Category: Military

Poppy Field At The Tower of London

Poppy Field At The Tower of London


Blood Swept Lands and Seas of Red

Blood Swept Lands and Seas of Red

Blood Swept Lands and Seas of Red ‘ Photo by PH Morton

Poppy falls Photo by JMorton

Poppy falls
Photo by JMorton

Recently, Jean & I visited the Tower of London to see the amazing poppy field created in the dry verdant green grass covered moat surrounding the Tower.

Nearly 900,000 hand-made ceramic red poppies have been planted by volunteers in the moat to commemorate each of the British and Commonwealth soldier and serviceman who fell (died) fighting & defending freedom in World War One (WW1).

The poppy exhibition known as ‘Blood Swept Lands and Seas of Red’ will see 888,246 poppies planted.

The last poppy will be planted on Armistice Day on 11th November.

The poppies will remain in place for Armistice Day as 2014 is the centenary marking the start of WW1 also known as the Great War.

In mid-November, the poppies will be collected up by volunteers again.

Like many others, we are one of lucky ones to have bought one of the displayed ceramic poppies on-line at £25 per stem +PP . They are now sold out. We are assured that the majority of sales raised approximately £15+ million will be shared among six service charities, including Help for Heroes and the Royal British Legion.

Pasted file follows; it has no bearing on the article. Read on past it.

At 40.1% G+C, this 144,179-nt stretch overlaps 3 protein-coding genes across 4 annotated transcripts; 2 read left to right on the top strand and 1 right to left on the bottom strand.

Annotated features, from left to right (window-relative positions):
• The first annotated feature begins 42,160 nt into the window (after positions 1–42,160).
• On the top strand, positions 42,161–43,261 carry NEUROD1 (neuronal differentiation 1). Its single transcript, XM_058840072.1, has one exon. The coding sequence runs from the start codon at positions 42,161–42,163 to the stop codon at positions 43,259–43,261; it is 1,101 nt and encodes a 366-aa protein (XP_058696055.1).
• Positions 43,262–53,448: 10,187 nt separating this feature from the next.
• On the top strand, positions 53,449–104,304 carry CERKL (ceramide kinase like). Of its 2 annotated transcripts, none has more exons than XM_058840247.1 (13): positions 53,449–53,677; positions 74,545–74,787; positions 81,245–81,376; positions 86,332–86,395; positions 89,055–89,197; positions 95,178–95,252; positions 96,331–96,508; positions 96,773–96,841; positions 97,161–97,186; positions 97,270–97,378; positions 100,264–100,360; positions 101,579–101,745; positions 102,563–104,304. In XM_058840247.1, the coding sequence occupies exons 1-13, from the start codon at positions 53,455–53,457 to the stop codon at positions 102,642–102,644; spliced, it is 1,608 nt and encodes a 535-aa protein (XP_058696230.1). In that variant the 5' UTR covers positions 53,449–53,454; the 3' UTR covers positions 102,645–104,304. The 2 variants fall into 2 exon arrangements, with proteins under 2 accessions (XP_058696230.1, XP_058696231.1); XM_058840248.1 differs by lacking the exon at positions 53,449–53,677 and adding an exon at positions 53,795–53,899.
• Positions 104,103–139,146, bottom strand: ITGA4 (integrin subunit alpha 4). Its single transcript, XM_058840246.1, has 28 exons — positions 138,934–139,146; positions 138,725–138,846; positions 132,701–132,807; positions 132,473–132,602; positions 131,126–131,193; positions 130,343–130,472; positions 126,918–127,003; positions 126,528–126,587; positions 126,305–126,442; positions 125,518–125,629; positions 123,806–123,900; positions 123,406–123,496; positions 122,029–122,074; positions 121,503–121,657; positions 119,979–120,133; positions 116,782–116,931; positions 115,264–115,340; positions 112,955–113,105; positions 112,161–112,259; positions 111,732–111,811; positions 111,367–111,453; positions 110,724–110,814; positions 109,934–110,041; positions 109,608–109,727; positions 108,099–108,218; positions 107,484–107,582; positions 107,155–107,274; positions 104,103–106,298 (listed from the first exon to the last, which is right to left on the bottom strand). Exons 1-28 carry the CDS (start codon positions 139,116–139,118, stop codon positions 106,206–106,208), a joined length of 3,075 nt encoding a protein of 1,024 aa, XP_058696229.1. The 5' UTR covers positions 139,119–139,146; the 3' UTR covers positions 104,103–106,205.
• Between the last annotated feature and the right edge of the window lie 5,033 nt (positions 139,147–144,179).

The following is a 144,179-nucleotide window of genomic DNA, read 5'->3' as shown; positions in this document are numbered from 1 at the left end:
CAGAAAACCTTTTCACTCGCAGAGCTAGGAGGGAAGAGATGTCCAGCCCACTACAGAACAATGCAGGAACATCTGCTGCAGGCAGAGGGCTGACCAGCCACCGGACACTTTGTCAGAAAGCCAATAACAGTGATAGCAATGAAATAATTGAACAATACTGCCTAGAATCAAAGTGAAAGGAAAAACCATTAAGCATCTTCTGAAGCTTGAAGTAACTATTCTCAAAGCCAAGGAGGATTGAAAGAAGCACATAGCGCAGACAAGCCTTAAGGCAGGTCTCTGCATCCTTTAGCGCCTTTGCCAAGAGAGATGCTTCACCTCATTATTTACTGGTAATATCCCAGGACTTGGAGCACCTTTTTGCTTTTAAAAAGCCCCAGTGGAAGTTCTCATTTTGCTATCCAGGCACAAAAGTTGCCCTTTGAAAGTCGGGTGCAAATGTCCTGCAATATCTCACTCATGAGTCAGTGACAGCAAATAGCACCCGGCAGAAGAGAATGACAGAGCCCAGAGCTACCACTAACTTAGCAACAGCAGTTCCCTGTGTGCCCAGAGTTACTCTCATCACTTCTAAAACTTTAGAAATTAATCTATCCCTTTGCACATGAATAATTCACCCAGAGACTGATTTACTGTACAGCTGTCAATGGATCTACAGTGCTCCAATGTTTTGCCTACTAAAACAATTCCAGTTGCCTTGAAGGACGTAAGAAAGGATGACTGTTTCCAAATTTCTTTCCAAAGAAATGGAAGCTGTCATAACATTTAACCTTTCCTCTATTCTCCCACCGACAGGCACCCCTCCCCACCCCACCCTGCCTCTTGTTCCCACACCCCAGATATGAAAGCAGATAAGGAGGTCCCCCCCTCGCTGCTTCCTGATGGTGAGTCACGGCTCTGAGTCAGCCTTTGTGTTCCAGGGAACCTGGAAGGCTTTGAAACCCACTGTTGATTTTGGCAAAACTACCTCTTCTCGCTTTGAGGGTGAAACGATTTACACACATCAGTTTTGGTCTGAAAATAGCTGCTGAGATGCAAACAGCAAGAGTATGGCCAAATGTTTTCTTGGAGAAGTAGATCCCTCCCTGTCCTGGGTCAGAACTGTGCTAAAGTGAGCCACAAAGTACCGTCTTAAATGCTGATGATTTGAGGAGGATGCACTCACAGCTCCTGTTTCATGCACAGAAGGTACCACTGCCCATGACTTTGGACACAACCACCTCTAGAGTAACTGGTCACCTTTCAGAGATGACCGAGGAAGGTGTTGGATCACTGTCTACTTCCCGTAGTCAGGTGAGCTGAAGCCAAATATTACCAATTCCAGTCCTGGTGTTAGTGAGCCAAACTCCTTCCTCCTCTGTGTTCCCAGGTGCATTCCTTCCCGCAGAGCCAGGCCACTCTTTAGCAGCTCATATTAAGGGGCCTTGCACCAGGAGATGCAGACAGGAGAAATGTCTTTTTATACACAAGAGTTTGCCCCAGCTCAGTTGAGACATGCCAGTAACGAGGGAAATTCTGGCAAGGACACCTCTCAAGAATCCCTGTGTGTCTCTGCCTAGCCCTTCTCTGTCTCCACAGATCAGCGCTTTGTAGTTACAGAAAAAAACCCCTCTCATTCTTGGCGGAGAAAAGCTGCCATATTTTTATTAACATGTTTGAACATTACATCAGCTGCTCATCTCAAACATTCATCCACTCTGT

A quantity of the poppies will also go on an exhibition tour across the country.

We will keep the poppy as our own reminder to those fallen. We hope to hand it down to our son and grandson as a memorial too.

Each year around October /November we buy & wear charity poppy pin badges to remember WW1, WW2, and later wars & conflicts in which our troops and service personnel, (Army Navy, RAF & Merchant Seamen) fought were injured and perished.

My late Maternal Grandfather fought in World War One and was seriously injured.

My late Father fought as a soldier (Desert Rat) in World War Two (WW2). Luckily he survived uninjured. Up to his passing away in the 1980s, Dad would regularly attend and enjoy the yearly reunion in London (normally at the Union Jack Club), of his wartime comrades and friends.

The poppy symbolises the red poppy flowers that were growing in some of the WW1 battlefields in France, where many soldiers fell.
Sadly the red of the poppy matched the blood of those fallen on the battlefields.
A potent symbol…

Warts & All – Phrase Origin


Oliver did not believe in photoshop.

Warts & All – Phrase Origin